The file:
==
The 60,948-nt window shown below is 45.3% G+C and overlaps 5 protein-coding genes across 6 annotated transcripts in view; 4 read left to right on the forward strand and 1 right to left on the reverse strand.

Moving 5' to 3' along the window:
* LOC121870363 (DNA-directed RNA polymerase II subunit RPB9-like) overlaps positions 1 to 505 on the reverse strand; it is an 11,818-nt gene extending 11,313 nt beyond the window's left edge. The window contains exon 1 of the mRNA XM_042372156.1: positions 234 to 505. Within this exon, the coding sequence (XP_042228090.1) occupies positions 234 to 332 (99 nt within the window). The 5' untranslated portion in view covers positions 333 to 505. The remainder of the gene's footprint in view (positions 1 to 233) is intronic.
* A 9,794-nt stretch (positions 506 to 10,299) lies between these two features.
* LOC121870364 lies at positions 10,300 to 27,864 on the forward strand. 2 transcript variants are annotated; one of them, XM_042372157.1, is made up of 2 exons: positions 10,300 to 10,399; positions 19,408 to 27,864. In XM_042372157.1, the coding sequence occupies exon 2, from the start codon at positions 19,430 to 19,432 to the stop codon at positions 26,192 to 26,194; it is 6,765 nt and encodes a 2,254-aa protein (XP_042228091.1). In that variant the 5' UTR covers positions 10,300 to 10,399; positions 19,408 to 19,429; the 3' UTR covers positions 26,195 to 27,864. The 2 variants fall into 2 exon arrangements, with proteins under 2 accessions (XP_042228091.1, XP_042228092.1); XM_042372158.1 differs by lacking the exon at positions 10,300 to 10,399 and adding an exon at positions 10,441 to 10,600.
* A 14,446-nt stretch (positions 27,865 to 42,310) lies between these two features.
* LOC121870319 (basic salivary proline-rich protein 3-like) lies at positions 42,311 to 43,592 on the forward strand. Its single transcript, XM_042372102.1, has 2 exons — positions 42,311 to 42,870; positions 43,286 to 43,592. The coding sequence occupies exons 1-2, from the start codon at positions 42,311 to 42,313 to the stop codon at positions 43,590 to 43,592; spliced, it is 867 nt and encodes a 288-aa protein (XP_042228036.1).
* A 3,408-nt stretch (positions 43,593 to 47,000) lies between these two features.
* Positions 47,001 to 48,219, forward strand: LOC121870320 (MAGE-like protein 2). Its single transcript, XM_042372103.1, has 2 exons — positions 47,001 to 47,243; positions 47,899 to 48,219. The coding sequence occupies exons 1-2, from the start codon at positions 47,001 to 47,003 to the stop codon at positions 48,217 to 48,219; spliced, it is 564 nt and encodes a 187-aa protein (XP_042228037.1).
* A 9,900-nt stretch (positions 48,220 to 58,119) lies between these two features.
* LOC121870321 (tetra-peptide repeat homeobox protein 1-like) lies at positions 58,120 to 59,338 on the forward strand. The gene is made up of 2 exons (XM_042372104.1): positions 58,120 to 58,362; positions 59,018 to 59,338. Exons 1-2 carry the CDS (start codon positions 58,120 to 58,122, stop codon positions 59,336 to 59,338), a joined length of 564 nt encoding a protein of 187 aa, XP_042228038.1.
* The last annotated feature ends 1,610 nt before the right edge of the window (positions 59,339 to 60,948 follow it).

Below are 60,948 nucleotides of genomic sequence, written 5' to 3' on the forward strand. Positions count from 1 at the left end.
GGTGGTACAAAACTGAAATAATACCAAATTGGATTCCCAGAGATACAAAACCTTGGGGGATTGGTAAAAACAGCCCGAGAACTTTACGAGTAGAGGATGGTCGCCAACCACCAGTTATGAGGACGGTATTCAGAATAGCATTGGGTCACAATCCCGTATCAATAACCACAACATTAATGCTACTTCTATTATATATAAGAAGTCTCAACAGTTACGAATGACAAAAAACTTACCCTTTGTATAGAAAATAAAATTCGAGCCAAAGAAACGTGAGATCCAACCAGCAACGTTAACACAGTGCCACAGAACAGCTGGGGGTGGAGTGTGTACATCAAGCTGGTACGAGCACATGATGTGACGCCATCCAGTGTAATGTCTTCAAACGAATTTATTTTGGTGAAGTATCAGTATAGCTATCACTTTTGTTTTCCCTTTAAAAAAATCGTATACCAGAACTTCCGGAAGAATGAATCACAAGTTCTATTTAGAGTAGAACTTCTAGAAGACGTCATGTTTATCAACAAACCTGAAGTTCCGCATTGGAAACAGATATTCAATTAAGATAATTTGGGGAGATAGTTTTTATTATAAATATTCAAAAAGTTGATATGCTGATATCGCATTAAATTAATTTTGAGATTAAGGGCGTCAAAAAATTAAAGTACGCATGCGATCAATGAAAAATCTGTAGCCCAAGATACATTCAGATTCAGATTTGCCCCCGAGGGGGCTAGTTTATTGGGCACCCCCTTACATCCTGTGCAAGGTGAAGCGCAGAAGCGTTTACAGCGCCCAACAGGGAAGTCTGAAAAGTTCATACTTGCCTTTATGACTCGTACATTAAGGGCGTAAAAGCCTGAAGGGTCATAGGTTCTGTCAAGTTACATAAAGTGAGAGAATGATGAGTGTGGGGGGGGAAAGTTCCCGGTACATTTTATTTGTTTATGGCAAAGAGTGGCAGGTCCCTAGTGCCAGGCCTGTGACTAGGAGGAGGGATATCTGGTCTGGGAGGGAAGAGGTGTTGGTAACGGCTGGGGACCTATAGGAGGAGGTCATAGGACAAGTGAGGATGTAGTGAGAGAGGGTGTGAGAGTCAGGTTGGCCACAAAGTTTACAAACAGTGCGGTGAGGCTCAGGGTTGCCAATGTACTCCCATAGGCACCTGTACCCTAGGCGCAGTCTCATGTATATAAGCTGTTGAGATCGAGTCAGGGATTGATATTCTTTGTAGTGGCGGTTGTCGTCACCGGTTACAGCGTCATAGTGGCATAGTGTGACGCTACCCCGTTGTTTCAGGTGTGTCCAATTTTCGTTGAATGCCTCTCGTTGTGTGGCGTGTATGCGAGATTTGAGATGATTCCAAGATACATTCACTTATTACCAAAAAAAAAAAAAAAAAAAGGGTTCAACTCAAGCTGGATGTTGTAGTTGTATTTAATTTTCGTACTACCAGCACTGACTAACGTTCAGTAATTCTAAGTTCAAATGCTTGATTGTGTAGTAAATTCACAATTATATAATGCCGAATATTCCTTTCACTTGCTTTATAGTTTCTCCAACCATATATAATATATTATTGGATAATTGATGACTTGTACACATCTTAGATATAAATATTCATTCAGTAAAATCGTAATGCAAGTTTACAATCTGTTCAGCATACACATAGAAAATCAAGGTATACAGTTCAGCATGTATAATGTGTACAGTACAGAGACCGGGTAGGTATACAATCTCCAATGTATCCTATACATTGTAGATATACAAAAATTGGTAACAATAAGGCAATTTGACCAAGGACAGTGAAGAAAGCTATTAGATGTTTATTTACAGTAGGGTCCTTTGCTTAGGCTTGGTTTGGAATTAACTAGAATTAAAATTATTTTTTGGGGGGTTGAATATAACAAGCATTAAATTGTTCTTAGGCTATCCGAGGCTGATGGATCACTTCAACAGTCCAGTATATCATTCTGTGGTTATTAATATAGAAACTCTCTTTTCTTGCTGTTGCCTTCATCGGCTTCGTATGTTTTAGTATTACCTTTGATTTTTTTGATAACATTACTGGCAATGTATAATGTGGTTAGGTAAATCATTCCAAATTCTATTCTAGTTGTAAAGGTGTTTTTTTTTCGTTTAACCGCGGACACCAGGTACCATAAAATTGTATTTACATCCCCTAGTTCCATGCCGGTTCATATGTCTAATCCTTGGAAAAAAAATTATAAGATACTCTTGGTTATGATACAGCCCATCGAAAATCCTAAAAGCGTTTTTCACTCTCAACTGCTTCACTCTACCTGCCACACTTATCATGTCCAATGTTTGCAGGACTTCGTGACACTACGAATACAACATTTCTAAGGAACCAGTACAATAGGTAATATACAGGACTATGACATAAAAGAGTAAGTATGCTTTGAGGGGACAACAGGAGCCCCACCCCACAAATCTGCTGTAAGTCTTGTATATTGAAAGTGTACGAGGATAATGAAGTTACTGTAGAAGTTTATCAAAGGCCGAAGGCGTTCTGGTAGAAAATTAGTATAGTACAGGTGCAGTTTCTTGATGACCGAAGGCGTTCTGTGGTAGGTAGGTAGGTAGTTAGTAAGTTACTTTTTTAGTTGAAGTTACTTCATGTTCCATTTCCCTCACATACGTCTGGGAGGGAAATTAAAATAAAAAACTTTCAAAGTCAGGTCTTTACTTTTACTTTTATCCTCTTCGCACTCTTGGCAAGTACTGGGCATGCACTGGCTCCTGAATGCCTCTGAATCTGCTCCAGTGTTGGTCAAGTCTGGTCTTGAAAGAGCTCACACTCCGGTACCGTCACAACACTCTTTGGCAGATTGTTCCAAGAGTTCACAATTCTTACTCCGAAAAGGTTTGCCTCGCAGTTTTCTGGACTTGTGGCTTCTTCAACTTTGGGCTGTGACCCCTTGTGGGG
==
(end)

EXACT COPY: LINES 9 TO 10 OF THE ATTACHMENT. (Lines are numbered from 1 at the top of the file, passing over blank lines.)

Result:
* Positions 47,001 to 48,219, forward strand: LOC121870320 (MAGE-like protein 2). Its single transcript, XM_042372103.1, has 2 exons — positions 47,001 to 47,243; positions 47,899 to 48,219. The coding sequence occupies exons 1-2, from the start codon at positions 47,001 to 47,003 to the stop codon at positions 48,217 to 48,219; spliced, it is 564 nt and encodes a 187-aa protein (XP_042228037.1).
* A 9,900-nt stretch (positions 48,220 to 58,119) lies between these two features.